Tuesday, December 4, 2012

Days of Blood and Starlight by Laini Taylor

So, the first book in this series (Daughter of Smoke and Bone) was one of my favorite books of 2011 (my third favorite to be exact). To say I was excited for this book’s release is a definite understatement. Were my expectations too high? I don’t think so. I loved it. My only qualm is that it took me about a week to read…It’s massive, but that’s not it. I tend to love massive books (particularly in sequels). It was just a little hard to read because of how hard Karou had it, I think.
To the story: it takes place after a little time has gone by from the first book. And the book actually follows a whole new set of other characters. I loved that it follows Zuzana along with her adorable boyfriend. It follows the angels (Akiva, in particular). And it follows different chimera. The book was actually several chapters in before readers were allowed to see what happened with Karou. And the suspense was killing me! It didn’t help that Akiva wasn’t sure if she was alive or that Karou couldn’t even email her best friend to let her know where she was.
And when we finally get to see Karou, it isn’t very good. She’s holed up in a Kasbah in Morocco, aiding the chimera who don’t trust her. The wolf is in charge. The same wolf who had Madrigal beheaded years ago. All of Karou’s family is dead. And despite the fact that Karou is working her hardest at redemption with her people, no one trusts her or even really goes near her. She spends her days resurrecting chimera, taking over Brimstone’s old job –a job that involves a lot of physical pain and teeth collecting.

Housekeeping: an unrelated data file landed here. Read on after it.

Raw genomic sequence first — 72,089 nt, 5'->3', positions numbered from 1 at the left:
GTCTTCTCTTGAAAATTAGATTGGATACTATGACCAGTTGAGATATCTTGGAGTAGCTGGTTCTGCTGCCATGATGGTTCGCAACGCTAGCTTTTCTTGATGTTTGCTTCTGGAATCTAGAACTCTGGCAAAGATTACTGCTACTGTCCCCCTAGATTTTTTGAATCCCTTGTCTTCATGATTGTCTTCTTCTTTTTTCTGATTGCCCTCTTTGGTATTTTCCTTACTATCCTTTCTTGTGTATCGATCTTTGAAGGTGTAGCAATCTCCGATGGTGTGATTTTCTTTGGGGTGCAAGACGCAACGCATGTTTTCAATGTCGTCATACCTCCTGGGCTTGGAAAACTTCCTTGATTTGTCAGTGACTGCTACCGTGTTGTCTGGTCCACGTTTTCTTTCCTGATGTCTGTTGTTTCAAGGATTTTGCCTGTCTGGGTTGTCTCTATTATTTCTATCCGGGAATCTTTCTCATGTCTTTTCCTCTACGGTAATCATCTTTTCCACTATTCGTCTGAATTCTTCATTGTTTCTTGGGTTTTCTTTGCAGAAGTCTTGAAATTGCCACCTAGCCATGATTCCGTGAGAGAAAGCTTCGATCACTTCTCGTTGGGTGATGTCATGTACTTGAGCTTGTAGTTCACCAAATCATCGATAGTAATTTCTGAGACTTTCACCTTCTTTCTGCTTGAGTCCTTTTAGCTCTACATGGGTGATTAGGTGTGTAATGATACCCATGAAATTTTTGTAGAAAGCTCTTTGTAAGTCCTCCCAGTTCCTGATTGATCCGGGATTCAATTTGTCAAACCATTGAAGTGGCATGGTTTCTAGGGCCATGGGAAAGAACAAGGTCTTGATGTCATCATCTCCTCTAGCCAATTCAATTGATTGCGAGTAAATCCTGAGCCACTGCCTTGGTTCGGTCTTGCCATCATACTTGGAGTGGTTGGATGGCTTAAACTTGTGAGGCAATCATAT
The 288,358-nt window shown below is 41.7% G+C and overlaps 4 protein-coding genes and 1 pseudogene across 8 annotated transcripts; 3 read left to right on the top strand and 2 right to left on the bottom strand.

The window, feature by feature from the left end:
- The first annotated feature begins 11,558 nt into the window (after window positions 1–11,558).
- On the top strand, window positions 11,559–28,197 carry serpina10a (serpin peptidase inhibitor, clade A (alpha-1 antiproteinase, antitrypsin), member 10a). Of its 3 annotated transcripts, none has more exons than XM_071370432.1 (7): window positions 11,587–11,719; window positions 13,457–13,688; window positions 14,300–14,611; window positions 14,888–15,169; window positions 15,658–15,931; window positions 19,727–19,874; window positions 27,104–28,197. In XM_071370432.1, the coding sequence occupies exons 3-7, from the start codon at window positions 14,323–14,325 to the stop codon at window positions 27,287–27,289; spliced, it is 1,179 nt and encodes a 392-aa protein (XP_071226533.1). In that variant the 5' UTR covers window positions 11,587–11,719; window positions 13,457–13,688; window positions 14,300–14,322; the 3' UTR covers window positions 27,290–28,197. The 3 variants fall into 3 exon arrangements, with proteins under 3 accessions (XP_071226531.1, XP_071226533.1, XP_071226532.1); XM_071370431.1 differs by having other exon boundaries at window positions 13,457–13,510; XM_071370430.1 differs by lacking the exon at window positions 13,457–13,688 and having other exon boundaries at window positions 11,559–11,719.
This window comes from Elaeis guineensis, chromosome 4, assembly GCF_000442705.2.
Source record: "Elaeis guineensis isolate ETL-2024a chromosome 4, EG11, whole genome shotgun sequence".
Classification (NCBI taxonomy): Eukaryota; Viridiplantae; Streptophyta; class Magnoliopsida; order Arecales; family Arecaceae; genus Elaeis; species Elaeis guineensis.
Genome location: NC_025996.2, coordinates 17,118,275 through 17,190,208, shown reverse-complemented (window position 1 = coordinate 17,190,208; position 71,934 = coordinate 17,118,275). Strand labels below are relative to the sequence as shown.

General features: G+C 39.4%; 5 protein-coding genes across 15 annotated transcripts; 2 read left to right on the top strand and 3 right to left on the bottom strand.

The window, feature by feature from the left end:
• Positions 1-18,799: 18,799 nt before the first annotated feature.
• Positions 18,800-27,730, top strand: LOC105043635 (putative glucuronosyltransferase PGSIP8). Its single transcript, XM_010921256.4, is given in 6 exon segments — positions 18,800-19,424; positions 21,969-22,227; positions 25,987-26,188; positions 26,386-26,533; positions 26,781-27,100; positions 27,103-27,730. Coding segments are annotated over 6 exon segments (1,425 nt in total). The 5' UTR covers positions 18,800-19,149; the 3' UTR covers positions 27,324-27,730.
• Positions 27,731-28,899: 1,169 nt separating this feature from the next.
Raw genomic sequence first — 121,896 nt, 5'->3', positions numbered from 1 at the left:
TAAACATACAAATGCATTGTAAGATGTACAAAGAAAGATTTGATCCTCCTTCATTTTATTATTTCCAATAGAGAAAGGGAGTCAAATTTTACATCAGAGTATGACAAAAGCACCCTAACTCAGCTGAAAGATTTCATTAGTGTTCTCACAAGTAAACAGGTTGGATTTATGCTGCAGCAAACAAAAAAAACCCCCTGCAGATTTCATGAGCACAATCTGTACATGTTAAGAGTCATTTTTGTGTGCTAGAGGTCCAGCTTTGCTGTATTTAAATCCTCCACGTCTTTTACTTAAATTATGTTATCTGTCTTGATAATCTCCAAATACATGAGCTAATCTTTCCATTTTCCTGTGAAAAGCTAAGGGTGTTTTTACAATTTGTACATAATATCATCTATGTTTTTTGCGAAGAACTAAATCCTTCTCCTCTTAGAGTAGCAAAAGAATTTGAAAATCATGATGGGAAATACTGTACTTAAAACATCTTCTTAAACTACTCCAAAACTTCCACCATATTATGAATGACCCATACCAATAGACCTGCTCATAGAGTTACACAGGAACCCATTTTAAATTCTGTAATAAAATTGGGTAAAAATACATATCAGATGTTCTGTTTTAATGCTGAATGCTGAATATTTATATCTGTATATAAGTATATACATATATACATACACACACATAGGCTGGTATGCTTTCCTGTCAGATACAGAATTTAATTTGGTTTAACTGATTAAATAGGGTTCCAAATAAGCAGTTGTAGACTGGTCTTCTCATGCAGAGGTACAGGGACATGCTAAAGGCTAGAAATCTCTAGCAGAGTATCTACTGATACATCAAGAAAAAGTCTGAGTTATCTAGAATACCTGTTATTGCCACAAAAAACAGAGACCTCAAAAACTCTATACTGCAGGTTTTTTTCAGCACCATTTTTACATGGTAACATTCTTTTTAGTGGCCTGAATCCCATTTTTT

While Karous is resurrecting monsters to send back into battle against the angles, the angels are ruthlessly attacking chimera. Akiva, along with his misbegotten angel brother and sister are doing their best to actually save chimera (or at least as many chimera civilians as they can), one kid at a time. And not all is copasetic in the land of the angels. There’s creepy politics on both sides of the war.
It was hard reading about so much brutality and pain. All the innocent chimera who were murdered was intense! So was Karou’s guilt. She won’t have a thing to do with Akiva (how could she after what he did to her family?). And she knows her situation at the Kasbah is not the best. She never feels safe from the hungry eyes of the Wolf. And all she gives up and all the pain she inflicts on herself to resurrect soldiers will never equate to forgiveness. She also comes to realize that the soldiers she brings back to life are being sent to massacre angels and not to save innocent chimera. But, she is so mad at herself for her past that she keeps doing what she’s doing.
The book really picks up when Zuzana comes to Morocco! Karou gets a lot of her courage back with the need to protect her bestie. Also, watching Zuzana and her boyfriend play music for a room full of monsters was so awesome! When more and more signs are indicating an angel rebellion and a change of direction for Karou, a tiny bit of hope finally shines through. This book is about pain and suffering. It’s about needing to forgive yourself enough to do what is right. And it’s about knowing what is right versus what is easiest.